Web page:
Researcher: Soner Onder, PI, Professor, Computer Science
Sponsor: National Science Foundation
Amount of Support: $113,910
Duration of Support: 2 years
Abstract: This project advances a new execution paradigm, namely, demand-driven execution (DDE) of imperative programs. It studies the feasibility of the paradigm by establishing theoretical performance bounds, and identifying its key scalability aspects. The primary intellectual merit of the proposal is the DDE methodology and its use in removing impediments to parallelism due to data flow and control flow. The project’s broader significance and importance stems from its impact on the design of future processors, and its synergistic use of compilers and microarchitectures. Processors built using the DDE approach can better utilize computing resources and are energy efficient.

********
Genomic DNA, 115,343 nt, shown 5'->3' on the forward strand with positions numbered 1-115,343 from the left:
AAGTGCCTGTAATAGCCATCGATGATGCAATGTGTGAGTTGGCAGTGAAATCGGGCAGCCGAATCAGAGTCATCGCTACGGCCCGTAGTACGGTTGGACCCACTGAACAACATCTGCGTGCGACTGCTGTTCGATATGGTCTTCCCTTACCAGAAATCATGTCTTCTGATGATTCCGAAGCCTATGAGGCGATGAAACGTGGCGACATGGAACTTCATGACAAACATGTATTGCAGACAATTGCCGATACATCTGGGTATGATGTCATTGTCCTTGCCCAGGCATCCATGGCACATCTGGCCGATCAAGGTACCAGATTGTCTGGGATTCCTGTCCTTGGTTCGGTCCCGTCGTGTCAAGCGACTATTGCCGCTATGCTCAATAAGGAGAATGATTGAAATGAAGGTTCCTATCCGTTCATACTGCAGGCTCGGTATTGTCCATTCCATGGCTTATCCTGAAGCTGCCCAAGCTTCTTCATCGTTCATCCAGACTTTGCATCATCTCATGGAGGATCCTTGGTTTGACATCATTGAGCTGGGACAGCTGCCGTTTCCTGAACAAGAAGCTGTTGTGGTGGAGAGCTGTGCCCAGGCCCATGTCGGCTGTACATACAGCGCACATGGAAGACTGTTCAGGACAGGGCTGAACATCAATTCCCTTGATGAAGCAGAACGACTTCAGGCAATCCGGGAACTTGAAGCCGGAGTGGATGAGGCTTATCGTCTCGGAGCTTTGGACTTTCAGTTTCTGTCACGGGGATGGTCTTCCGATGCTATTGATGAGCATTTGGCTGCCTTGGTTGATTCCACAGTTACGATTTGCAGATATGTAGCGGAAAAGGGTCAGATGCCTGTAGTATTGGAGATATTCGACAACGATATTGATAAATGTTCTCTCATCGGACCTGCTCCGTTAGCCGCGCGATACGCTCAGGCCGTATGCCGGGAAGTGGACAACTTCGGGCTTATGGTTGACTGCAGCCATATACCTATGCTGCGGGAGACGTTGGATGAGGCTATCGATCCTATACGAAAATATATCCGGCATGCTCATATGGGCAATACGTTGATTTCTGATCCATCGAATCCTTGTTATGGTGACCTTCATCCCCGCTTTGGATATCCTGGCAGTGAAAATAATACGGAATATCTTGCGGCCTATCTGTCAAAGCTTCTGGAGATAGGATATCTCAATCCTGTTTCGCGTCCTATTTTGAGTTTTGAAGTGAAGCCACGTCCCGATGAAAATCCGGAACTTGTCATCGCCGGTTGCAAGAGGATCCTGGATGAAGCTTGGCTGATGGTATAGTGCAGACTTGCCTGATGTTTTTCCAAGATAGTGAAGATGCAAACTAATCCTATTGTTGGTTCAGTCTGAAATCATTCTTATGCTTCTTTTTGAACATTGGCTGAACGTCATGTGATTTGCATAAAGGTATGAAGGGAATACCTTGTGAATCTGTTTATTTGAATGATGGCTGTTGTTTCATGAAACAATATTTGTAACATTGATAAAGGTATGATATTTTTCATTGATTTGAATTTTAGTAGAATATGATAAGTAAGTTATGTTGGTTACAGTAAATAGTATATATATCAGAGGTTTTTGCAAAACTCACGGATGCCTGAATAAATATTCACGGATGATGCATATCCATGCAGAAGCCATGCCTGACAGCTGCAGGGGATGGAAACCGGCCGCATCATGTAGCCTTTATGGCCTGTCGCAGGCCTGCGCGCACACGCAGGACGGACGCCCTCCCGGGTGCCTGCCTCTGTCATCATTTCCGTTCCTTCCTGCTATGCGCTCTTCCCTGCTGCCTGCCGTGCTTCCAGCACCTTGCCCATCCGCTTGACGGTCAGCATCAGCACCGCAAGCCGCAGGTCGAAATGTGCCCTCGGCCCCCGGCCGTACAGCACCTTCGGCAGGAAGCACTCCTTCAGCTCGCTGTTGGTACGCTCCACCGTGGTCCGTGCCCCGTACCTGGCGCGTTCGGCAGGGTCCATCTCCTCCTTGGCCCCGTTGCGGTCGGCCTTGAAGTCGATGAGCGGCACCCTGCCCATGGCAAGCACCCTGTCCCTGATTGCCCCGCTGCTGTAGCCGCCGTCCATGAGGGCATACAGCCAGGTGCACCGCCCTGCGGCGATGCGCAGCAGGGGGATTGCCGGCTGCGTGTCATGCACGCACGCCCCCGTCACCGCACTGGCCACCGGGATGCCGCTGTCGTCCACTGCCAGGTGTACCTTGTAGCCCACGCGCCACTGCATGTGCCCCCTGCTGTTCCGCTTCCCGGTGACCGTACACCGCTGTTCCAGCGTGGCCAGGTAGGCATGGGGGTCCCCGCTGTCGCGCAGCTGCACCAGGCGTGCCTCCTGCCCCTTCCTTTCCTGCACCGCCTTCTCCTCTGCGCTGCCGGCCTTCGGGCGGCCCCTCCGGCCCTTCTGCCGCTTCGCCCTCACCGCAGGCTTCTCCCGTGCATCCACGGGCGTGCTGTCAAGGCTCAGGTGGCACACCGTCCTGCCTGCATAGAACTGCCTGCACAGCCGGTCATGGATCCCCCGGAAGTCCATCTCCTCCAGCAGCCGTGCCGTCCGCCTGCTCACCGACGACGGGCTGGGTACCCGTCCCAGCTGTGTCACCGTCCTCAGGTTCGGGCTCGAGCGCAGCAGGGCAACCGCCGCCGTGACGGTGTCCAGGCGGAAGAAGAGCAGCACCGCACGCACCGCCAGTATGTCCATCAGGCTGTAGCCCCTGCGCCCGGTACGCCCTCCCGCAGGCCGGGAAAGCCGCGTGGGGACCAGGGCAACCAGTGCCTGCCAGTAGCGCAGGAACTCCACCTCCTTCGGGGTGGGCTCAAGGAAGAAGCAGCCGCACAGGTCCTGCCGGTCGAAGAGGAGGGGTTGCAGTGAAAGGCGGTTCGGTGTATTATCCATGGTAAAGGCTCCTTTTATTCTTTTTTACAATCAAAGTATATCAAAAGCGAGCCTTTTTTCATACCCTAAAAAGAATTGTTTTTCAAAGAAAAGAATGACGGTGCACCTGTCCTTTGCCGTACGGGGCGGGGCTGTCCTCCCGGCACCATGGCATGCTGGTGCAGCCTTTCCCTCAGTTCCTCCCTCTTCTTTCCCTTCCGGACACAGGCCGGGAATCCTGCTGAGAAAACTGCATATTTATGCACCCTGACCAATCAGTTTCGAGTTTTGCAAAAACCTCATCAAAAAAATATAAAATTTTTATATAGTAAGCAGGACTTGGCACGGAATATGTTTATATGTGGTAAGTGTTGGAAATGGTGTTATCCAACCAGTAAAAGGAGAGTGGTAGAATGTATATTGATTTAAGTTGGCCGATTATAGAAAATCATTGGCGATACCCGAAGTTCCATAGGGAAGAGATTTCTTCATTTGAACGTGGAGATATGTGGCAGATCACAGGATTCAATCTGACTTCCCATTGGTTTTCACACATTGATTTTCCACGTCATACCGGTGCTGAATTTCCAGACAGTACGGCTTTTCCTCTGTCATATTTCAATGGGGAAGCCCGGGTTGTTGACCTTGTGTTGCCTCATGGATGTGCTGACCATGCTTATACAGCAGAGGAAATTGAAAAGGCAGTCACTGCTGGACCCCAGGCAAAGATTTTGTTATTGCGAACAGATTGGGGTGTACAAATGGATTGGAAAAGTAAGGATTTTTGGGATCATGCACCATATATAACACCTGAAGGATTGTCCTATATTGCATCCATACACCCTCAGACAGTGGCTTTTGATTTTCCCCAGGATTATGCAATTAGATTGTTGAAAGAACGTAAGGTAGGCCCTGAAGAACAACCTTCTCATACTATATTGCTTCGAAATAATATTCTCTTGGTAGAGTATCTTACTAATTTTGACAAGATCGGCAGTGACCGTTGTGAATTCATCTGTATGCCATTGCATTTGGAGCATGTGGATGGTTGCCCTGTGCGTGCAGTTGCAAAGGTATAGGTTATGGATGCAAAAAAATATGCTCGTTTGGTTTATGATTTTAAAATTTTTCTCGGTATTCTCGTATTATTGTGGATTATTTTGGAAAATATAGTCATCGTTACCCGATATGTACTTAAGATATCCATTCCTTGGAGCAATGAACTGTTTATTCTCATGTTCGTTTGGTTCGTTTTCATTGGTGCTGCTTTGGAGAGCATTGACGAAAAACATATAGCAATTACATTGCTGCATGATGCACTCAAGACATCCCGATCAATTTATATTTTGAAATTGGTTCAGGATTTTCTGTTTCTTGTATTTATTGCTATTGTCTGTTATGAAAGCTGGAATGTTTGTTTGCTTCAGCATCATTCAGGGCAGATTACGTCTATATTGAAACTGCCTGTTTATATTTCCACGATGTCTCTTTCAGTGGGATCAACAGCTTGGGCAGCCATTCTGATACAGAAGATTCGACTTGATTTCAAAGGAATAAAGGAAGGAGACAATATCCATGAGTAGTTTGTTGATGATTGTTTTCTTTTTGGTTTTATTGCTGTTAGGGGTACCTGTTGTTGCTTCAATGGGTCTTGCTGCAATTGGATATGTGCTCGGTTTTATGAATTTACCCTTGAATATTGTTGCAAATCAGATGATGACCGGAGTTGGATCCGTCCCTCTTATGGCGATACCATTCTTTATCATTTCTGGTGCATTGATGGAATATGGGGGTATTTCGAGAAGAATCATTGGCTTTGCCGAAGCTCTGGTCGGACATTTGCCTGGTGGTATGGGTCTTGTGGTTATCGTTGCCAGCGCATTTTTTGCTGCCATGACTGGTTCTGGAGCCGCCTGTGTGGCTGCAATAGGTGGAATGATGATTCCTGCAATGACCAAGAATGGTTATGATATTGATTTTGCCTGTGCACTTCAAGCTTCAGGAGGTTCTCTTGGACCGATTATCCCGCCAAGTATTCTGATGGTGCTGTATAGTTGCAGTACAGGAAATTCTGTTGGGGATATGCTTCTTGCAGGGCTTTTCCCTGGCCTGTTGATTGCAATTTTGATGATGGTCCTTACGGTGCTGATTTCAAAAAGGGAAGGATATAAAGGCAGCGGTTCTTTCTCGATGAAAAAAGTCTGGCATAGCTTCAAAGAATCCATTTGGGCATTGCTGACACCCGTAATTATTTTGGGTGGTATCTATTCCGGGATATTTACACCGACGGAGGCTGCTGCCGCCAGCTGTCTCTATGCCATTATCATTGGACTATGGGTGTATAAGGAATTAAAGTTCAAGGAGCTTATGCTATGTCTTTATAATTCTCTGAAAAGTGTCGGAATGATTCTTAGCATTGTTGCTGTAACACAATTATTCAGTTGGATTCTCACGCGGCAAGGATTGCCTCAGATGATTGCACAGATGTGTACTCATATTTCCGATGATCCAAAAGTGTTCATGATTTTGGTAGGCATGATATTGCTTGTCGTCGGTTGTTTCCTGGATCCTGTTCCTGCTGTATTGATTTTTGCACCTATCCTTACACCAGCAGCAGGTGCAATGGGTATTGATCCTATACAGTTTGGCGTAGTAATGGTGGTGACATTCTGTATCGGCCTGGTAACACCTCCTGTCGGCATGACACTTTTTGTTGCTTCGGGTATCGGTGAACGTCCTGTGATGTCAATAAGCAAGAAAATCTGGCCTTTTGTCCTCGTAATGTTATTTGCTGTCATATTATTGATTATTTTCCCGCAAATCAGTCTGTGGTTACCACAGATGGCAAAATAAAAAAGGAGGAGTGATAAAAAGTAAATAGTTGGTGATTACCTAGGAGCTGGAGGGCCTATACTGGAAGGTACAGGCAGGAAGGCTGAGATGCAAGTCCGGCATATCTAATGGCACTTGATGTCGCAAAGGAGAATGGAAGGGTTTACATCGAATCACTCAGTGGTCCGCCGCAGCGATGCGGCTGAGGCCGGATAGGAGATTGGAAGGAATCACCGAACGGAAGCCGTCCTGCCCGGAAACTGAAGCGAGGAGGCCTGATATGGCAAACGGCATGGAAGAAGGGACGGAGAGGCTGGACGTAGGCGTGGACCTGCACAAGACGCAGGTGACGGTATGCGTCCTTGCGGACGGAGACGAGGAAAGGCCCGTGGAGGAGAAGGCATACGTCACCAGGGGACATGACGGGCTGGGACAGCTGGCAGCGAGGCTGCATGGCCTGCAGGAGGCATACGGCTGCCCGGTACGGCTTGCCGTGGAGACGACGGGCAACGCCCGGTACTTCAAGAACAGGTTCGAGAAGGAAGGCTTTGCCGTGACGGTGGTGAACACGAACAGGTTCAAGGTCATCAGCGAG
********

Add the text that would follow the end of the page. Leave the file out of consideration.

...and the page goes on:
The basic idea behind the DDE methodology is to compile C-like programs such that both instruction-level and data-level parallelism can be used through a collaboration between compilers and microarchitectures. The basis for this collaboration is an executable, intermediate program representation known as “Future Gated Single Assignment” (FGSA) form into which a source program is compiled. The FGSA representation not only can be used by an optimizing compiler but also can be used as hardware instructions which can be directly executed by the microarchitecture.